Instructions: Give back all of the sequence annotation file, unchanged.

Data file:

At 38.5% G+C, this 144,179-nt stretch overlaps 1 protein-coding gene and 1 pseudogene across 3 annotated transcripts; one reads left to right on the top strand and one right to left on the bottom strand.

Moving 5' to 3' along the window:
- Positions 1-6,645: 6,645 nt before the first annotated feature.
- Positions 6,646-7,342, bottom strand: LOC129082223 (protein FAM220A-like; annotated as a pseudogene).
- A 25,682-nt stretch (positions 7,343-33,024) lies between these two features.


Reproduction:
At 38.5% G+C, this 144,179-nt stretch overlaps 1 protein-coding gene and 1 pseudogene across 3 annotated transcripts; one reads left to right on the top strand and one right to left on the bottom strand.

Moving 5' to 3' along the window:
- Positions 1-6,645: 6,645 nt before the first annotated feature.
- Positions 6,646-7,342, bottom strand: LOC129082223 (protein FAM220A-like; annotated as a pseudogene).
- A 25,682-nt stretch (positions 7,343-33,024) lies between these two features.